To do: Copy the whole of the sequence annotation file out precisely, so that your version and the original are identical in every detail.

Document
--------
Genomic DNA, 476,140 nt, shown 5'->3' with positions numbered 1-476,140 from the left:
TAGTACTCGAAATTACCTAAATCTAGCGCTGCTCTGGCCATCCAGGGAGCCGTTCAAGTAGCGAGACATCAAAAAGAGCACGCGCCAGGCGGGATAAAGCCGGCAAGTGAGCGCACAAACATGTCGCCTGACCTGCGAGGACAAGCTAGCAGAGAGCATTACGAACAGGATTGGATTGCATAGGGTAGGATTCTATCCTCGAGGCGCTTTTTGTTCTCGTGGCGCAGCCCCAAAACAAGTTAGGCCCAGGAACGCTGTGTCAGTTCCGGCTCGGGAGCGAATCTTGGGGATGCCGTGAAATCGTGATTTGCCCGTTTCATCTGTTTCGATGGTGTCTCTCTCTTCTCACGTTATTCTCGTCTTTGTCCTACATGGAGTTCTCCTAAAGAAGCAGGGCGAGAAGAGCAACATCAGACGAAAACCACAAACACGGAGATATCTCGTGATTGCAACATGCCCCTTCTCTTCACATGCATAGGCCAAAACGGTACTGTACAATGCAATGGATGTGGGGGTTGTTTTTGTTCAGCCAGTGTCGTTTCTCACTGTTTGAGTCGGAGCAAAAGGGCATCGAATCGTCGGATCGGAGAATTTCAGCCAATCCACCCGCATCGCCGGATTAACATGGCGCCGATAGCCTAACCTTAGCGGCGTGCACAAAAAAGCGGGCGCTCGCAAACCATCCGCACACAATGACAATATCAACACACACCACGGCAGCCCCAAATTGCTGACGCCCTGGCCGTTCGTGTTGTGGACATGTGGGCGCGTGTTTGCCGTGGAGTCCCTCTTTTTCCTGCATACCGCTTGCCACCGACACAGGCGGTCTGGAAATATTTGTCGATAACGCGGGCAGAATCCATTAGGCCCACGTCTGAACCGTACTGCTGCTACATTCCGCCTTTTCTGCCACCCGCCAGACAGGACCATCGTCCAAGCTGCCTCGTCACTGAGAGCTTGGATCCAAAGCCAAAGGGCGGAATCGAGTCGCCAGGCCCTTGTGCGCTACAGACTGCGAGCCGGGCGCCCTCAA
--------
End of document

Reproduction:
Genomic DNA, 476,140 nt, shown 5'->3' with positions numbered 1-476,140 from the left:
TAGTACTCGAAATTACCTAAATCTAGCGCTGCTCTGGCCATCCAGGGAGCCGTTCAAGTAGCGAGACATCAAAAAGAGCACGCGCCAGGCGGGATAAAGCCGGCAAGTGAGCGCACAAACATGTCGCCTGACCTGCGAGGACAAGCTAGCAGAGAGCATTACGAACAGGATTGGATTGCATAGGGTAGGATTCTATCCTCGAGGCGCTTTTTGTTCTCGTGGCGCAGCCCCAAAACAAGTTAGGCCCAGGAACGCTGTGTCAGTTCCGGCTCGGGAGCGAATCTTGGGGATGCCGTGAAATCGTGATTTGCCCGTTTCATCTGTTTCGATGGTGTCTCTCTCTTCTCACGTTATTCTCGTCTTTGTCCTACATGGAGTTCTCCTAAAGAAGCAGGGCGAGAAGAGCAACATCAGACGAAAACCACAAACACGGAGATATCTCGTGATTGCAACATGCCCCTTCTCTTCACATGCATAGGCCAAAACGGTACTGTACAATGCAATGGATGTGGGGGTTGTTTTTGTTCAGCCAGTGTCGTTTCTCACTGTTTGAGTCGGAGCAAAAGGGCATCGAATCGTCGGATCGGAGAATTTCAGCCAATCCACCCGCATCGCCGGATTAACATGGCGCCGATAGCCTAACCTTAGCGGCGTGCACAAAAAAGCGGGCGCTCGCAAACCATCCGCACACAATGACAATATCAACACACACCACGGCAGCCCCAAATTGCTGACGCCCTGGCCGTTCGTGTTGTGGACATGTGGGCGCGTGTTTGCCGTGGAGTCCCTCTTTTTCCTGCATACCGCTTGCCACCGACACAGGCGGTCTGGAAATATTTGTCGATAACGCGGGCAGAATCCATTAGGCCCACGTCTGAACCGTACTGCTGCTACATTCCGCCTTTTCTGCCACCCGCCAGACAGGACCATCGTCCAAGCTGCCTCGTCACTGAGAGCTTGGATCCAAAGCCAAAGGGCGGAATCGAGTCGCCAGGCCCTTGTGCGCTACAGACTGCGAGCCGGGCGCCCTCAA